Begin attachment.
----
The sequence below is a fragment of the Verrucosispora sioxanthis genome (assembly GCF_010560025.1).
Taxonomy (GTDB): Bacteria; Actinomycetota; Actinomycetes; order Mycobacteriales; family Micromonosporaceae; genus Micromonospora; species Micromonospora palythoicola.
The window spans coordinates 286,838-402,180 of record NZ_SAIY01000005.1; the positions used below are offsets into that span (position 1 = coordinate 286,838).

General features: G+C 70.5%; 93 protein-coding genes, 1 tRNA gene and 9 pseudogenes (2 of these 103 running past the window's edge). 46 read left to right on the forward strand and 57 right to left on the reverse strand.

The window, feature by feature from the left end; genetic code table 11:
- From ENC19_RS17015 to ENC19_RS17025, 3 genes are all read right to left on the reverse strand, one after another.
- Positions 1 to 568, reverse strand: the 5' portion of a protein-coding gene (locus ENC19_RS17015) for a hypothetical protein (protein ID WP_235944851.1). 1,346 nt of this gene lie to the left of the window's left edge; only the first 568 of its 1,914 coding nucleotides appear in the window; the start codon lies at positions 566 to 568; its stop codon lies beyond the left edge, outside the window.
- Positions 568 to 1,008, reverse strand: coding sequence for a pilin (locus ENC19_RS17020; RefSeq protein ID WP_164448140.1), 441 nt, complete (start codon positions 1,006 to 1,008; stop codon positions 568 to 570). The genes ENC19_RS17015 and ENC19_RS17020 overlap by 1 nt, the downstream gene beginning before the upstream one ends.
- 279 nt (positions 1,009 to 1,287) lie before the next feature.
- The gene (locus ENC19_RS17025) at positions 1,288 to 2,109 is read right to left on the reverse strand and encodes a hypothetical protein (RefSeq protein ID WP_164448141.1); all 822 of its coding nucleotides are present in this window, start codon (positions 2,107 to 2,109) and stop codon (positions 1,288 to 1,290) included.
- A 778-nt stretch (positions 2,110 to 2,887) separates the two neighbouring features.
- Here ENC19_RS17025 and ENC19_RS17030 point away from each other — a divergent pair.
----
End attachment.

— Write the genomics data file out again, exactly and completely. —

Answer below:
The sequence below is a fragment of the Verrucosispora sioxanthis genome (assembly GCF_010560025.1).
Taxonomy (GTDB): Bacteria; Actinomycetota; Actinomycetes; order Mycobacteriales; family Micromonosporaceae; genus Micromonospora; species Micromonospora palythoicola.
The window spans coordinates 286,838-402,180 of record NZ_SAIY01000005.1; the positions used below are offsets into that span (position 1 = coordinate 286,838).

General features: G+C 70.5%; 93 protein-coding genes, 1 tRNA gene and 9 pseudogenes (2 of these 103 running past the window's edge). 46 read left to right on the forward strand and 57 right to left on the reverse strand.

The window, feature by feature from the left end; genetic code table 11:
- From ENC19_RS17015 to ENC19_RS17025, 3 genes are all read right to left on the reverse strand, one after another.
- Positions 1 to 568, reverse strand: the 5' portion of a protein-coding gene (locus ENC19_RS17015) for a hypothetical protein (protein ID WP_235944851.1). 1,346 nt of this gene lie to the left of the window's left edge; only the first 568 of its 1,914 coding nucleotides appear in the window; the start codon lies at positions 566 to 568; its stop codon lies beyond the left edge, outside the window.
- Positions 568 to 1,008, reverse strand: coding sequence for a pilin (locus ENC19_RS17020; RefSeq protein ID WP_164448140.1), 441 nt, complete (start codon positions 1,006 to 1,008; stop codon positions 568 to 570). The genes ENC19_RS17015 and ENC19_RS17020 overlap by 1 nt, the downstream gene beginning before the upstream one ends.
- 279 nt (positions 1,009 to 1,287) lie before the next feature.
- The gene (locus ENC19_RS17025) at positions 1,288 to 2,109 is read right to left on the reverse strand and encodes a hypothetical protein (RefSeq protein ID WP_164448141.1); all 822 of its coding nucleotides are present in this window, start codon (positions 2,107 to 2,109) and stop codon (positions 1,288 to 1,290) included.
- A 778-nt stretch (positions 2,110 to 2,887) separates the two neighbouring features.
- Here ENC19_RS17025 and ENC19_RS17030 point away from each other — a divergent pair.